The debris created by the anti-satellite test carried out by India last week had increased the risk to the International Space Station, the head of US space agency, National Aeronautics and Space Administration (NASA), has said. But he acknowledged that this risk was comparatively small and would “dissipate” with time.
The International Space Station, or ISS, is the world’s only permanent facility in space, and has always been manned by one or more astronauts for the last two decades. The ISS serves as a platform to carry out a variety of experiments in space, especially those that require zero gravity, and also for testing new space systems and technologies.
Speaking at a town hall on Monday, Jim Bridenstine, the NASA administrator, in a response to a specific question from a colleague on the impact of the Indian test, said that the risk to the ISS (due to possible collision with space debris) had gone up by 44 per cent after the Indian anti-satellite test, though he added that both the ISS and the astronauts were safe.
“Here is what we know about the most recent direct ascent anti-satellite test done by India. We know that we have identified 400 pieces of orbital debris from that one event. That is what has been identified. Now, all of it cannot be tracked. What we are tracking right now, objects big enough to track and we are talking about objects 10 cm or bigger … about 60 pieces have been tracked. They have got tracking numbers… Out of those 60, we know that 24 of them are going above the apogee of ISS. That is a terrible terrible thing… to create an event that creates debris that goes above the apogee of ISS,” Bridenstine said.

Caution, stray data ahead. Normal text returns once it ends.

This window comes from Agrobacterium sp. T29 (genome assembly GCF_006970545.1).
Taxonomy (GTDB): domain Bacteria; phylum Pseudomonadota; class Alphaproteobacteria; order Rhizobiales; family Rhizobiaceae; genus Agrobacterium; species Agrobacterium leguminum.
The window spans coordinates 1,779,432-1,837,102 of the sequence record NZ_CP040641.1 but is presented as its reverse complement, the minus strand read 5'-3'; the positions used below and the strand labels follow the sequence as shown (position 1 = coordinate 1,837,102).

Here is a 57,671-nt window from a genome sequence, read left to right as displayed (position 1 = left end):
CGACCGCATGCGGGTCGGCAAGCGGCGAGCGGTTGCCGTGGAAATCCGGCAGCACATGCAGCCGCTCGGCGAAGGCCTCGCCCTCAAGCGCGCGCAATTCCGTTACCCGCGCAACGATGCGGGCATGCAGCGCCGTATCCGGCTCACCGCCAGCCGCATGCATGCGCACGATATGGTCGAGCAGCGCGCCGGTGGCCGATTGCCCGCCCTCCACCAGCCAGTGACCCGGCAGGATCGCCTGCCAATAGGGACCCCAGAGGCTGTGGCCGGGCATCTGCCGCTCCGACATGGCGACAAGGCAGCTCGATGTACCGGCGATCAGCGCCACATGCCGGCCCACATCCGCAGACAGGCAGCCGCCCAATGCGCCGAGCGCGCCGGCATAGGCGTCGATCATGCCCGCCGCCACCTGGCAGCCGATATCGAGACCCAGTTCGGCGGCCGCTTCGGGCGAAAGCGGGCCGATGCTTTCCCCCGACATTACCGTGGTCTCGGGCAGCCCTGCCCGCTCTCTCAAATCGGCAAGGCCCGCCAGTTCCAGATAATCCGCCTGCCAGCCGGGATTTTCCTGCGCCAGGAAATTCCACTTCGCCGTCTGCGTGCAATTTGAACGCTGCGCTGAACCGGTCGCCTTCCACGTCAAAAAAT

Apogee is that point in the parabolic path of a spacecraft around the earth that is furthest from the earth’s surface. The ISS has an apogee of 408 km, and a perigee (closest point from earth) of 403 km. India had said its anti-satellite test had targeted a satellite that was orbiting at an altitude of about 300 km from earth’s surface. After the hit, the fragments of the satellite fly in all directions.
The International Space Station is at constant risk of collision from space debris, and once in a while needs to navigate away in order to avoid collisions. Since it was established in 1999, it has had to make such delivery avoidance manouevres 25 times, the last one in 2015. Anti-satellite missile tests are a threat to peaceful activities in the space. The NASA, as Bridenstine puts it, is “charged with enabling more activities in space than we have ever seen before for the purposes of benefiting the human condition”. All of those activities are placed at risk when such space debris is generated. “When one country does it, other countries feel like they have to do it as well — it is unacceptable,” he says.
Bridenstine said NASA’s analysis showed that the threat to ISS from possible collisions had increased but did not specify how close to the ISS had the fragments of the Indian satellite been detected.
“We are learning more and more every hour that goes by about this orbital debris that has been created from this anti-satellite test. Where we were last week, from an assessment that comes from NASA experts … was that the risk to the ISS was increased by 44 per cent. The risk, and I am talking about small debris impact to the ISS… risk went up 44 per cent over a period of ten days,” he said.